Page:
Everyday struggles to remember things like names and shopping lists are most likely a part of your aging parent’s life.
But there are types of memory loss that will warrant either an immediate visit to the doctor or at least be put on the list of important things to discuss at your parent’s next doctor visit. If you or his elder care provider notice any of these memory losses, take the appropriate action as soon as it’s warranted.
Sudden Memory Loss Or Confusion
If your parent suddenly doesn’t remember who he is (or who you are) or is confused about what is going on around him, it could be an indication that he is having a stroke. If it is paired with slurred speech or paralysis, get him immediate help by bringing him to an emergency room or calling 9-1-1.
Significant Memory Loss After Starting Or Changing A Medication
Mixing medications (even mixing prescribed medications with over-the-counter medications) can cause brain function issues, including memory loss and confusion. When your parent starts a new medication, make sure the prescribing doctor is aware of everything he takes, both prescription and over the counter. New medications can sometimes take a while for the body to adjust to, so being aware of possible side affects is important and something you and his elder care provider should watch for.
Memory Loss After A Fall
Even if your parent didn’t lose consciousness after a fall, he may have obtained a mild concussion. He may not realize he hit his head as hard as he did. A concussion causes damage to the brain and should be evaluated to ensure there isn’t more damage done.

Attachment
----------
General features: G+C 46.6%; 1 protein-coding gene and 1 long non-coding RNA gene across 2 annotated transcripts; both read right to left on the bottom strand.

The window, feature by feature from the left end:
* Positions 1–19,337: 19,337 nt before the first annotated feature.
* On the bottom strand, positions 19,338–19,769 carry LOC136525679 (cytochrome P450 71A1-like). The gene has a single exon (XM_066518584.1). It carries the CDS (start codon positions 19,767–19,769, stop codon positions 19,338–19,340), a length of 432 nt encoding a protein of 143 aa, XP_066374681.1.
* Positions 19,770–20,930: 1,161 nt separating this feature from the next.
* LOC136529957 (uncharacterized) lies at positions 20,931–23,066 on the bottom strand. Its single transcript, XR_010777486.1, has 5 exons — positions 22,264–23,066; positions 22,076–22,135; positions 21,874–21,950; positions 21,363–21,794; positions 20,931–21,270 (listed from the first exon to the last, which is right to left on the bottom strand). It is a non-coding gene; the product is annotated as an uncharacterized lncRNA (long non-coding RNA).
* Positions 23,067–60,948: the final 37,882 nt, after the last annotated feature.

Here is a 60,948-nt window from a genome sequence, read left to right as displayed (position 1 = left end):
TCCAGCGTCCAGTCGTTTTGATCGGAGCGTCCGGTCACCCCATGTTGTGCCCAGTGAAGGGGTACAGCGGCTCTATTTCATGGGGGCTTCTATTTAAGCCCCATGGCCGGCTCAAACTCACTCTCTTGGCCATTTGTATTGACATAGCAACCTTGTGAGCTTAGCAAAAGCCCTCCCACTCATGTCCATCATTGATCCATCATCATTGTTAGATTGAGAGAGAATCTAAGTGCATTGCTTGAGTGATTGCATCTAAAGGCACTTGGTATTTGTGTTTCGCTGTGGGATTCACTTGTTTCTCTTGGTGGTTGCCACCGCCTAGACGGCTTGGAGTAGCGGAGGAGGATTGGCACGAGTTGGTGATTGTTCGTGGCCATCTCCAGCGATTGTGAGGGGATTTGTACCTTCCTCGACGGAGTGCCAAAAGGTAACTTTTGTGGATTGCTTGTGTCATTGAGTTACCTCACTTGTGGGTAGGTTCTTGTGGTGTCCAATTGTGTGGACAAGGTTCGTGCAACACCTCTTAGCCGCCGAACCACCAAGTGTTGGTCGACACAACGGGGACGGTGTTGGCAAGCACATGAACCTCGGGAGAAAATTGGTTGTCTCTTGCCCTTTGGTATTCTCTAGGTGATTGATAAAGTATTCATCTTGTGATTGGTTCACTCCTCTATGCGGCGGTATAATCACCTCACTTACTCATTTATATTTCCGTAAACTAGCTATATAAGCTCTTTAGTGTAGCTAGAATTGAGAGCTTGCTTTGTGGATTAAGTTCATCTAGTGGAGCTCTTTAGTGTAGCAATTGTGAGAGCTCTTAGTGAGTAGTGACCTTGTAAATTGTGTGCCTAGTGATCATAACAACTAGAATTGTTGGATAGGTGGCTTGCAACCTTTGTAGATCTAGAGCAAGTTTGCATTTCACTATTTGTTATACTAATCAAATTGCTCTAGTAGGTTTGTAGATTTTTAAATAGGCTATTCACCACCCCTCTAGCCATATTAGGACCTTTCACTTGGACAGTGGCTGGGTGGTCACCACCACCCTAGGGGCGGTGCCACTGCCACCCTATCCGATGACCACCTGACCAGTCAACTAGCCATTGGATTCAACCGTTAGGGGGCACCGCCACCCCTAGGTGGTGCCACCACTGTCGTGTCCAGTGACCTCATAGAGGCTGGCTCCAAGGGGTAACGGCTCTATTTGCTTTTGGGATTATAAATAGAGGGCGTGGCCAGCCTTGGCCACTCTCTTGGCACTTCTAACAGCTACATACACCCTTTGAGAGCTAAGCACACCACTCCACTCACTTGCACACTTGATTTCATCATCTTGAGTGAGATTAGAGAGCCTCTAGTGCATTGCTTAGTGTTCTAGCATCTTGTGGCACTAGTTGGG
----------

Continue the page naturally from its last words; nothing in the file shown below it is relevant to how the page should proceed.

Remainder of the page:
Memory Loss Combined With Other Loss Of Functions
If it seems your parent is not only forgetting things but having problems daily self-care, managing routine tasks such as paying bills or doing the laundry, and making decisions, it might be his memory loss is an indicator of dementia. While your elder care provider can help with many of these tasks, it’s important to get your parent in to get a diagnosis so you can enlist a team of health care professionals to help you on this journey.
Memory Loss Combined With Depression
If your parent is clinically depressed, he may not be able to remember the simple things. Helping him find help for his depression will also help his memory.
Memory Loss Due To Alcohol Consumption
Heavy drinking and binge drinking can cause permanent damage to the brain. After years of habitually abusing alcohol, your parent may find his memory is not working as well as it should. While stopping drinking should be able to help him build and remember new events, he will not be able to regain those old memories.
If your parent is suffering from normal, everyday memory loss, you and your elder care provider can help by providing the resources and support he needs to live a fully functional life. But if you find your parent’s memory loss is impacting his quality of life, it’ll be important to discuss those concerns with his physician sooner rather than later.